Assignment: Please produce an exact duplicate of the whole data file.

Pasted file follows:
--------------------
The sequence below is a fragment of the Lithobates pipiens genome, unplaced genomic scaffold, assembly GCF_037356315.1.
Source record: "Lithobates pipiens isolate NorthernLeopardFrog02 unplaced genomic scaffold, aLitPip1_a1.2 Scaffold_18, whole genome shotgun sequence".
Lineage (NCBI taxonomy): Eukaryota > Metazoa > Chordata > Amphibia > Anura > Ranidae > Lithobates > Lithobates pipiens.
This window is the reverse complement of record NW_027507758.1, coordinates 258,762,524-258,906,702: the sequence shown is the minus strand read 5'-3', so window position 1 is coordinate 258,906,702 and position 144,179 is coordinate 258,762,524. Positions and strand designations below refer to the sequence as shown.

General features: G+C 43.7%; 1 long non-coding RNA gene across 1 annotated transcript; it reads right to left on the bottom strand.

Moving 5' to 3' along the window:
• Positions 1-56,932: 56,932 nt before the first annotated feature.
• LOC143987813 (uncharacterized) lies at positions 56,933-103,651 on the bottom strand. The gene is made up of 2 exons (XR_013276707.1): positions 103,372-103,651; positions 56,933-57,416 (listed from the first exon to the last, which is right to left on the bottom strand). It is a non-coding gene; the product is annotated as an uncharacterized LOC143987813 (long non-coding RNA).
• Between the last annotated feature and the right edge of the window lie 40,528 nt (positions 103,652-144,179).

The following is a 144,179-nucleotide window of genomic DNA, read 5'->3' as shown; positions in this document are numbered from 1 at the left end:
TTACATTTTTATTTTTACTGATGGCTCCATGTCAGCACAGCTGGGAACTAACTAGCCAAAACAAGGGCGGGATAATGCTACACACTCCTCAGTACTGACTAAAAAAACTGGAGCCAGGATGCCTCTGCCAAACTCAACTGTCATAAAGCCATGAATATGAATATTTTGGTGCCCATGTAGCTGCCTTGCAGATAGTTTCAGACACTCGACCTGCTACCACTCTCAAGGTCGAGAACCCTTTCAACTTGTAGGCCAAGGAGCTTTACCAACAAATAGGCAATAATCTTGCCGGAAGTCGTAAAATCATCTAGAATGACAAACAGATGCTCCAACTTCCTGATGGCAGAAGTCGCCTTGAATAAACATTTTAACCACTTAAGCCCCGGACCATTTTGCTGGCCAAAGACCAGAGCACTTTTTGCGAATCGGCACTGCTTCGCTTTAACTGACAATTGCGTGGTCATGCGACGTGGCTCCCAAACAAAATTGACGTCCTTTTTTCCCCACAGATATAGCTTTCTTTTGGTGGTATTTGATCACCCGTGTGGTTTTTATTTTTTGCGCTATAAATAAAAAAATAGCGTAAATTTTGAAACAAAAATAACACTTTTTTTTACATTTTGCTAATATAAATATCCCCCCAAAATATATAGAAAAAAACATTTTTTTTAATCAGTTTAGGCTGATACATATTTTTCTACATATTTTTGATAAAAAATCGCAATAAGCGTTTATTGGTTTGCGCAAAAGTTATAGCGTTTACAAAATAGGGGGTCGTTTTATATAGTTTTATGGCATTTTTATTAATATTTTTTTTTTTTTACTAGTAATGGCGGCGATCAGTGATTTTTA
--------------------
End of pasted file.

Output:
The sequence below is a fragment of the Lithobates pipiens genome, unplaced genomic scaffold, assembly GCF_037356315.1.
Source record: "Lithobates pipiens isolate NorthernLeopardFrog02 unplaced genomic scaffold, aLitPip1_a1.2 Scaffold_18, whole genome shotgun sequence".
Lineage (NCBI taxonomy): Eukaryota > Metazoa > Chordata > Amphibia > Anura > Ranidae > Lithobates > Lithobates pipiens.
This window is the reverse complement of record NW_027507758.1, coordinates 258,762,524-258,906,702: the sequence shown is the minus strand read 5'-3', so window position 1 is coordinate 258,906,702 and position 144,179 is coordinate 258,762,524. Positions and strand designations below refer to the sequence as shown.

General features: G+C 43.7%; 1 long non-coding RNA gene across 1 annotated transcript; it reads right to left on the bottom strand.

Moving 5' to 3' along the window:
• Positions 1-56,932: 56,932 nt before the first annotated feature.
• LOC143987813 (uncharacterized) lies at positions 56,933-103,651 on the bottom strand. The gene is made up of 2 exons (XR_013276707.1): positions 103,372-103,651; positions 56,933-57,416 (listed from the first exon to the last, which is right to left on the bottom strand). It is a non-coding gene; the product is annotated as an uncharacterized LOC143987813 (long non-coding RNA).
• Between the last annotated feature and the right edge of the window lie 40,528 nt (positions 103,652-144,179).

The following is a 144,179-nucleotide window of genomic DNA, read 5'->3' as shown; positions in this document are numbered from 1 at the left end:
TTACATTTTTATTTTTACTGATGGCTCCATGTCAGCACAGCTGGGAACTAACTAGCCAAAACAAGGGCGGGATAATGCTACACACTCCTCAGTACTGACTAAAAAAACTGGAGCCAGGATGCCTCTGCCAAACTCAACTGTCATAAAGCCATGAATATGAATATTTTGGTGCCCATGTAGCTGCCTTGCAGATAGTTTCAGACACTCGACCTGCTACCACTCTCAAGGTCGAGAACCCTTTCAACTTGTAGGCCAAGGAGCTTTACCAACAAATAGGCAATAATCTTGCCGGAAGTCGTAAAATCATCTAGAATGACAAACAGATGCTCCAACTTCCTGATGGCAGAAGTCGCCTTGAATAAACATTTTAACCACTTAAGCCCCGGACCATTTTGCTGGCCAAAGACCAGAGCACTTTTTGCGAATCGGCACTGCTTCGCTTTAACTGACAATTGCGTGGTCATGCGACGTGGCTCCCAAACAAAATTGACGTCCTTTTTTCCCCACAGATATAGCTTTCTTTTGGTGGTATTTGATCACCCGTGTGGTTTTTATTTTTTGCGCTATAAATAAAAAAATAGCGTAAATTTTGAAACAAAAATAACACTTTTTTTTACATTTTGCTAATATAAATATCCCCCCAAAATATATAGAAAAAAACATTTTTTTTAATCAGTTTAGGCTGATACATATTTTTCTACATATTTTTGATAAAAAATCGCAATAAGCGTTTATTGGTTTGCGCAAAAGTTATAGCGTTTACAAAATAGGGGGTCGTTTTATATAGTTTTATGGCATTTTTATTAATATTTTTTTTTTTTTACTAGTAATGGCGGCGATCAGTGATTTTTA